Sent me to boarding school
I needed more open-mindedness
I needed them to say sorry
I needed them to admit their mistakes and acknowledge faults
I needed freedom to give my honest opinion
I needed them to do the work on their marriage and heal it rather than letting it and us suffer
Taught me that I am responsible for the emotional states of the people around me
Taught me that I am a financial commodity
Go get your tissues. Breathe. All feelings are valid: hurt, empathy, anger, or even oppugnancy (one of the fancy ones you’ve learned since puberty).
I am grateful to those who answered my question and helped me create what I find to be a painful thing. I hope that I held space for them and honoured what they shared with the reverence I genuinely feel beyond the light-hearted, bantering tone I’m attempting.
There were long pauses before and after each revelation in almost every exchange. There was a degree of reluctance to share and give voice to these experiences that I found surprising and humbling. “I’m writing a blog post about how our parents have effed up. Would you like to contribute?” You’d think that everyone would be ready to start piling on. We’ve had decades to really think about and find vocabulary for these things. We long to be understood, after all. We want to tell the story of the things that happened that we didn’t sign up for, that we didn’t want, and that we didn’t deserve. The things that broke us before we even knew we wanted to be whole.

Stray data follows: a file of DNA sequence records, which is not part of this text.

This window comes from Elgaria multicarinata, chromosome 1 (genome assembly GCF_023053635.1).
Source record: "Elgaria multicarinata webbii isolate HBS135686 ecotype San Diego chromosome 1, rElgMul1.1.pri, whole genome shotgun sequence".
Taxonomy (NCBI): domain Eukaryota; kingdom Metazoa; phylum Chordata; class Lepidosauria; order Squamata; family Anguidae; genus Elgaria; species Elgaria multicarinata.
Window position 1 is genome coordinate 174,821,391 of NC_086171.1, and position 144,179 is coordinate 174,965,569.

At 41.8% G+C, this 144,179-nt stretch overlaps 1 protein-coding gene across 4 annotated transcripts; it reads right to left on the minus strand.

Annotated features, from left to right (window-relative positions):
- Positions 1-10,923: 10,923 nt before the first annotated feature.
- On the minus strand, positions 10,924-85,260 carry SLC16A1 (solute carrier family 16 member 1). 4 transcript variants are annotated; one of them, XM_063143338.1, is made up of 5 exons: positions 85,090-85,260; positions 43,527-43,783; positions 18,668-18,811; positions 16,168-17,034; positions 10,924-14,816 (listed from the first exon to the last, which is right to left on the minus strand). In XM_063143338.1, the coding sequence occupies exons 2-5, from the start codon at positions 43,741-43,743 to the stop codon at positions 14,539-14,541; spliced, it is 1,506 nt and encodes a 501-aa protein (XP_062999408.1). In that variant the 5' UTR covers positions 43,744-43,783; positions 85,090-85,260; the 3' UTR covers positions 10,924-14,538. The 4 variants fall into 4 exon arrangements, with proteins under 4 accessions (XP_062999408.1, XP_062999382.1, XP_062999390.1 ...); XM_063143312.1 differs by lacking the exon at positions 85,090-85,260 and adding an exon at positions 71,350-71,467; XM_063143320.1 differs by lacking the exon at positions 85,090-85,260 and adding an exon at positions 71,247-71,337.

But, if you knew how little of my own experience has been put in this list, how little I have been willing to share myself, then you’d know that I understand it all too well.
At some point in our lives, the screw ups of our parents begin to look eerily familiar, as though the movie has rewinded all by itself and the opening sequence is begining again. We can see, with a degree of clarity impossible at a younger age, how strait and narrow the path is to doing precisely as they’ve done.
The day you realize that you are your parents - a combination of the genes, experiences, hurts, passions, breakdowns and breakthroughs that make them - is the day your mix of compassion and fear sober you up.
Will I end up making these mistakes too? Haven’t I already shown again and again how I’m prone to the very same things? What if I can’t do better?
What if they couldn’t have done better?
I’m not convinced we can do it differently unless we first tell the scary, border-line sacrilegious truth. Not out of spite, not out of hatred, but out of a real desire to change what we can’t accept for our future.
Because here’s the thing: even if our caregivers have been misguided, lost, well-meaning but foolish, ridiculous, bizarre, blind, damaged and damaging, or even cruel, with each passing year we see them staring back at us more and more when we look in the mirror. Your mother’s crooked grin and your father’s bad posture. Your mother’s beautiful eyes and your father’s impressive nose.
It may be that making peace with them is the same thing as making peace with ourselves. It may be that forgiving them (whatever that may look like in your book) is the same as forgiving ourselves.
Someone down the line with our face staring back at them from the mirror may get to tell a slightly less broken story.